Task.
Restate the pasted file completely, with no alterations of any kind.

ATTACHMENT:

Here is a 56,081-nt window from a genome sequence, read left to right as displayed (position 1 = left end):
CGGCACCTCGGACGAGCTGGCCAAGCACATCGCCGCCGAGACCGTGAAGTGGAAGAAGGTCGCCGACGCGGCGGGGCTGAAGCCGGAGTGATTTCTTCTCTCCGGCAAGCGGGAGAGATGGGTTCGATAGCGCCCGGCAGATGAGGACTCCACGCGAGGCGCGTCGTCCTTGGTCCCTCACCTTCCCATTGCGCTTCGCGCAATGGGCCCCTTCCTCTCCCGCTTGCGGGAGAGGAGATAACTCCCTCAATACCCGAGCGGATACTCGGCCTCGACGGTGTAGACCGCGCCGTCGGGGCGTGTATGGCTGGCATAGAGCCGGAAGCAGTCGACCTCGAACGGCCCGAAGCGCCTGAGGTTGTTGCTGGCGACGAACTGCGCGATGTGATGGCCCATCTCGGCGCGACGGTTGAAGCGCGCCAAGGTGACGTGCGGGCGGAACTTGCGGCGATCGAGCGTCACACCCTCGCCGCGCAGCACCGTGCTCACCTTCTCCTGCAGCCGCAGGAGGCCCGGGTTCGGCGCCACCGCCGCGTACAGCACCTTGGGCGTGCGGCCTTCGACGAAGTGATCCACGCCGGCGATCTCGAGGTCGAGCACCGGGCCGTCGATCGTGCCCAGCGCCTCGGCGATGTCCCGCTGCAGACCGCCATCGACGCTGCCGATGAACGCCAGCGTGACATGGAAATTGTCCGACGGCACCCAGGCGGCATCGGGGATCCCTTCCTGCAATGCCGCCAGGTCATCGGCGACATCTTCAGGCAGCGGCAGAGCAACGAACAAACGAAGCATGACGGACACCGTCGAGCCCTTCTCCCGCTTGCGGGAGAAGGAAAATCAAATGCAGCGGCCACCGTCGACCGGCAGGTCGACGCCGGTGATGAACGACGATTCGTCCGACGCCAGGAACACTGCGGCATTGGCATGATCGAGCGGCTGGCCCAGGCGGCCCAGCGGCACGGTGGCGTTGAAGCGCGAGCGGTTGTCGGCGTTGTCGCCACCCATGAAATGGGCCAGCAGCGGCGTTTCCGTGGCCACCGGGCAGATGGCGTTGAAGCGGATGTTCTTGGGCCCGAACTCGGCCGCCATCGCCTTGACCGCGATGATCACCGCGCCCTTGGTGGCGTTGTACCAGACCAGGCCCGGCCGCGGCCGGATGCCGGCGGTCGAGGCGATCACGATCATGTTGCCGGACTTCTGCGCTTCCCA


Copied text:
Here is a 56,081-nt window from a genome sequence, read left to right as displayed (position 1 = left end):
CGGCACCTCGGACGAGCTGGCCAAGCACATCGCCGCCGAGACCGTGAAGTGGAAGAAGGTCGCCGACGCGGCGGGGCTGAAGCCGGAGTGATTTCTTCTCTCCGGCAAGCGGGAGAGATGGGTTCGATAGCGCCCGGCAGATGAGGACTCCACGCGAGGCGCGTCGTCCTTGGTCCCTCACCTTCCCATTGCGCTTCGCGCAATGGGCCCCTTCCTCTCCCGCTTGCGGGAGAGGAGATAACTCCCTCAATACCCGAGCGGATACTCGGCCTCGACGGTGTAGACCGCGCCGTCGGGGCGTGTATGGCTGGCATAGAGCCGGAAGCAGTCGACCTCGAACGGCCCGAAGCGCCTGAGGTTGTTGCTGGCGACGAACTGCGCGATGTGATGGCCCATCTCGGCGCGACGGTTGAAGCGCGCCAAGGTGACGTGCGGGCGGAACTTGCGGCGATCGAGCGTCACACCCTCGCCGCGCAGCACCGTGCTCACCTTCTCCTGCAGCCGCAGGAGGCCCGGGTTCGGCGCCACCGCCGCGTACAGCACCTTGGGCGTGCGGCCTTCGACGAAGTGATCCACGCCGGCGATCTCGAGGTCGAGCACCGGGCCGTCGATCGTGCCCAGCGCCTCGGCGATGTCCCGCTGCAGACCGCCATCGACGCTGCCGATGAACGCCAGCGTGACATGGAAATTGTCCGACGGCACCCAGGCGGCATCGGGGATCCCTTCCTGCAATGCCGCCAGGTCATCGGCGACATCTTCAGGCAGCGGCAGAGCAACGAACAAACGAAGCATGACGGACACCGTCGAGCCCTTCTCCCGCTTGCGGGAGAAGGAAAATCAAATGCAGCGGCCACCGTCGACCGGCAGGTCGACGCCGGTGATGAACGACGATTCGTCCGACGCCAGGAACACTGCGGCATTGGCATGATCGAGCGGCTGGCCCAGGCGGCCCAGCGGCACGGTGGCGTTGAAGCGCGAGCGGTTGTCGGCGTTGTCGCCACCCATGAAATGGGCCAGCAGCGGCGTTTCCGTGGCCACCGGGCAGATGGCGTTGAAGCGGATGTTCTTGGGCCCGAACTCGGCCGCCATCGCCTTGACCGCGATGATCACCGCGCCCTTGGTGGCGTTGTACCAGACCAGGCCCGGCCGCGGCCGGATGCCGGCGGTCGAGGCGATCACGATCATGTTGCCGGACTTCTGCGCTTCCCA